Tag: Arvydas Sabonis

Sabonis Hall of Fame

Hall of Famer Arvydas Sabonis stable after heart attack

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Freshly minted basketball Hall of Fame inductee Arvydas Sabonis suffered a heart attack but is now in stable condition, according to multiple reports out of his native Lithuania.

Trail Blazers blog Blazers Edge was on top of the reports.

Lithuanian news site Delfi.lt reports that former Portland Trail Blazers center Arvydas Sabonis suffered a heart attack while playing basketball Tuesday night. Spanish website Cadenaser.com reported soon after that Sabonis did suffer a heart attack but quoted Arturo Ortega, a representative for Sabonis, who said the center was “out of danger.”

Sabonis was inducted into the Hall of Fame last August, which was followed by a warm welcome for the legend in Portland. He lives in his native Lithuania where he helps run a professional basketball team, the one Ty Lawson will play for during the lockout.

We’re happy to hear he is well and wish him a speedy recovery.

Portland fans outpouring humbles Arvydas Sabonis

Sabonis Hall of Fame
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Arvydas Sabonis is a quiet man, not someone given to grand shows of emotion.

But the newly minted Hall of Famer remains one of the most beloved of Trail Blazers, and it showed when more than 2,500 showed up to cheer Sabonis at a rally in the city.

All of that seemed to catch Sabonis by surprise, reports Jason Quick from the Oregonian.

“I feel like I’ve been here the whole time,” said Sabonis, who lives in Kaunas, Lithuania. Always a humble and private person, Sabonis appeared embarrassed by the attention and adulation.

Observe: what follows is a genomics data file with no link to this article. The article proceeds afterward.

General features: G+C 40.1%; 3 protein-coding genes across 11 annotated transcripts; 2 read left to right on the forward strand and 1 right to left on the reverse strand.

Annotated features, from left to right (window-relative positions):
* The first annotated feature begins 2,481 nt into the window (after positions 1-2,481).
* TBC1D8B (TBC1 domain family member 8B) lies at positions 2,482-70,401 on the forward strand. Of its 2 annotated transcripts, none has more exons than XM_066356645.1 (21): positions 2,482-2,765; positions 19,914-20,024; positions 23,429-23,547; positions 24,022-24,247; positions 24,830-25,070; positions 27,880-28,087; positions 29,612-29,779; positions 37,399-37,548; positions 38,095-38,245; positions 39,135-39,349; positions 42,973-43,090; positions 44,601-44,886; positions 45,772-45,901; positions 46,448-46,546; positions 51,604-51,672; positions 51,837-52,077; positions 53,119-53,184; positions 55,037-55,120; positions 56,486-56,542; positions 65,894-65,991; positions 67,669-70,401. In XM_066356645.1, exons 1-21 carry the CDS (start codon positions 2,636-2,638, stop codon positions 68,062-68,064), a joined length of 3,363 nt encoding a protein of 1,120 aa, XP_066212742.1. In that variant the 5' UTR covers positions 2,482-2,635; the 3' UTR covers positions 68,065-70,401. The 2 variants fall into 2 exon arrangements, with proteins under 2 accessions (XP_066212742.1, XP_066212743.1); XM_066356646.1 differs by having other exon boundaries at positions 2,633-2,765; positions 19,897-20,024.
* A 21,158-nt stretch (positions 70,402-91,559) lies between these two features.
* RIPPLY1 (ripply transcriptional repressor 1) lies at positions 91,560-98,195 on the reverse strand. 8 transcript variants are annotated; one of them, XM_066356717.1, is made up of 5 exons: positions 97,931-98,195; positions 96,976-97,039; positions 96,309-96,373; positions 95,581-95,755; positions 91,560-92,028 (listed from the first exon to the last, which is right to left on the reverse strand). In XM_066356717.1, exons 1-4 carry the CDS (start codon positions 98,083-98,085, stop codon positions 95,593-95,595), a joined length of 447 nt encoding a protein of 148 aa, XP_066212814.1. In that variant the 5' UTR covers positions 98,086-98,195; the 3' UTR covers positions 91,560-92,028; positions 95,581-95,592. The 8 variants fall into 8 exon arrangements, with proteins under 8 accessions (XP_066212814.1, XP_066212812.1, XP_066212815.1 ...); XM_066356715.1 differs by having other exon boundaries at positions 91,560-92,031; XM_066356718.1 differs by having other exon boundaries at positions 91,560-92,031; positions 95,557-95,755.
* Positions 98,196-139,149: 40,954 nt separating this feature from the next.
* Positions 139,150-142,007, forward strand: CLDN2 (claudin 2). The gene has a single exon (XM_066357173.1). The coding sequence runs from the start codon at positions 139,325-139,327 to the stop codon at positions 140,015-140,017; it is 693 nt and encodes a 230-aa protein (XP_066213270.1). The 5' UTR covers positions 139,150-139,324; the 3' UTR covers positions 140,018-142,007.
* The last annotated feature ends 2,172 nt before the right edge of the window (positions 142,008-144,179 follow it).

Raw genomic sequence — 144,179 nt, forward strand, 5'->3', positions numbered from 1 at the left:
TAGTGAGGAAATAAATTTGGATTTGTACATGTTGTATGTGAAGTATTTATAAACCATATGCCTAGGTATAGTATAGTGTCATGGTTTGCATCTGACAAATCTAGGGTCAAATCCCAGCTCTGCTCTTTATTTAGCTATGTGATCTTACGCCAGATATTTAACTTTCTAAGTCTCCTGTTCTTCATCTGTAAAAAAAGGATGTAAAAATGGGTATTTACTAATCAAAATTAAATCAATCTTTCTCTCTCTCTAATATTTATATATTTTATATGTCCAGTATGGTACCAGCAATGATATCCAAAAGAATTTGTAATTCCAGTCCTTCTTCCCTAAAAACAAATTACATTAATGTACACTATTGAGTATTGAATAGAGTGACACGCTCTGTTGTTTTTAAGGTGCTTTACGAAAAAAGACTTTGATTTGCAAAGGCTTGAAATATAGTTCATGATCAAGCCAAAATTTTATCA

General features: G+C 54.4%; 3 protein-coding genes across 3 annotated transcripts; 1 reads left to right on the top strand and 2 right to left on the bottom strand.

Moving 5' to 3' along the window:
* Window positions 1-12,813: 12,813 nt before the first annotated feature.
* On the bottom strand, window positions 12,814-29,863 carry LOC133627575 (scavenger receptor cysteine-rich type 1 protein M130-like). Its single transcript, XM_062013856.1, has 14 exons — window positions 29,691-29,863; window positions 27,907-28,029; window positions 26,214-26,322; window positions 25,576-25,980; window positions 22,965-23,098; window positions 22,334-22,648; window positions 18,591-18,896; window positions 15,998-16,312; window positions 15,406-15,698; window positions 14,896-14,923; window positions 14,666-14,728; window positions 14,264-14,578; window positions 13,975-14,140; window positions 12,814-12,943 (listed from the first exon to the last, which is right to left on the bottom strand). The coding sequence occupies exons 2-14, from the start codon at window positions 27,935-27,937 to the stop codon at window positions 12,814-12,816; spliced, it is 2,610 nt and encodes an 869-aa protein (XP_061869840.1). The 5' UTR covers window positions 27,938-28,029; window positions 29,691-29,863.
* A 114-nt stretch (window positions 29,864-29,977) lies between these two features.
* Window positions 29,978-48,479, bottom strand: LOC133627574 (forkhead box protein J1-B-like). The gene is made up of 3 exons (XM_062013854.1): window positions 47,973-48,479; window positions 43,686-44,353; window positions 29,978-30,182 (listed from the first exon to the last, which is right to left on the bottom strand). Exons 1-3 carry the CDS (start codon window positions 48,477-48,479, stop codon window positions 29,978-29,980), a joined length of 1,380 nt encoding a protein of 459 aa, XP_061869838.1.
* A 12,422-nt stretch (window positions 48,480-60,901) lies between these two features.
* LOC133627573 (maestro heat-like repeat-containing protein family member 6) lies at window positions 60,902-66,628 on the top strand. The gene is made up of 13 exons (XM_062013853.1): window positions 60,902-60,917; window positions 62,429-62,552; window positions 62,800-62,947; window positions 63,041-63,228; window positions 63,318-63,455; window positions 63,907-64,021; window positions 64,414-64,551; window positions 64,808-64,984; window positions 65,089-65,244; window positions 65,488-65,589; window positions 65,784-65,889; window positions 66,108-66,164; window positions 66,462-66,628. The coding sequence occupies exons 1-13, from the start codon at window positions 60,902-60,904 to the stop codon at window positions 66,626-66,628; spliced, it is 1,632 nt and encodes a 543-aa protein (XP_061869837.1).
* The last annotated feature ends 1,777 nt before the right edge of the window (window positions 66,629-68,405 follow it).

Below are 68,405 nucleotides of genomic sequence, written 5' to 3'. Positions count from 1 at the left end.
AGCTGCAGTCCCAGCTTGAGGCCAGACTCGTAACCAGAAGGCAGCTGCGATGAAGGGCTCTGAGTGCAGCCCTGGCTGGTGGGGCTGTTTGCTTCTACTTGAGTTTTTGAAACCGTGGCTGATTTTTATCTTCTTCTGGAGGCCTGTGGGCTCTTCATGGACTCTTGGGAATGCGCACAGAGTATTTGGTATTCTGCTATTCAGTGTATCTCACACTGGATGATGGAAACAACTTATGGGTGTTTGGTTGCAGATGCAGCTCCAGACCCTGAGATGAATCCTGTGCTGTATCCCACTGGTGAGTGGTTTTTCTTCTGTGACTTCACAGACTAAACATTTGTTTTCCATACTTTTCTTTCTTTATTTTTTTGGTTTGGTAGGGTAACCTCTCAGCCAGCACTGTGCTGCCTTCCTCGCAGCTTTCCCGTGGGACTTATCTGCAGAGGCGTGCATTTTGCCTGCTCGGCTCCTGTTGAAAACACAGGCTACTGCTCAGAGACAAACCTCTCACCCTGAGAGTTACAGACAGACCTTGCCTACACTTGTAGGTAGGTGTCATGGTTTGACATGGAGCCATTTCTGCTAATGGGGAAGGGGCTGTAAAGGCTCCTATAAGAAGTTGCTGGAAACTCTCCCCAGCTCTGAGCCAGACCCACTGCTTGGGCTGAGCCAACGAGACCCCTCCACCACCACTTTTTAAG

“I say thank you for remembering me,” Sabonis told the crowd. “I’m surprised.”

Sabonis, at 7’3” and around 300 pounds, was one of the few people who could really battle Shaquille O’Neal in the paint during Shaq’s prime. That was despite Sabonis being north of 30 and having had Achilles and foot issues. But here is the stat I think best tells you how rounded his game was — Sabonis was a career 32.8 percent from three-point range. In the 96-97 season he took almost two threes a game on average and hit 37 percent of them. The man is one of the best big men ever to play, we just missed his prime on this side of the ocean.

It’s good to see that the people of Portland have not forgotten him. And it’s good that he knows that now.

The long, strange trip of Arvydas Sabonis

Arvydas Sabonis, Bill Walton
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From our “if you’re going to read one thing today” file…

There is a fascinating profile of newly-minted Hall of Famer Arvydas Sabonis over at Grantland. Another fine bit of work by Jonathan Abrams.

Sabonis is more of a mythical player here in the United States — we’ve heard of the legend of his greatness, but what we saw was just a shell of that. The Sabonis we saw had two major Achilles issues, a host of other ankle and foot problems, and was more than 30 years old. How bad were things?

(Former Portland GM Bob) Whitsitt asked Portland’s team physician, Dr. Robert Cook, to take a look at Sabonis’ X-rays before he arrived. Cook asked Whitsitt if he was sure his new player could play. “He said that Arvydas could qualify for a handicapped parking spot based on the X-ray alone,” Whitsitt said.

There are stories of Sabonis in Europe (George Karl raves about him). There are great stories of how Sabonis played through pain and battled with Shaquille O’Neal (when Shaq was in his prime).

Then there was the time Rasheed Wallace threw a towel in Sabonis’ face. Sabonis kept his cool, because if he had not it would have divided the team. But Bill Walton had the best quote about it.

Walton, who was broadcasting the game nationally, still feels remorse over the incident. “It was one of the lowest moments of my life,” he said. “If I was any kind of a man, I would have got up from that broadcast table and walked across the court and punched Rasheed Wallace in the nose. But I let Sabonis and the game of basketball and the human race down that day.”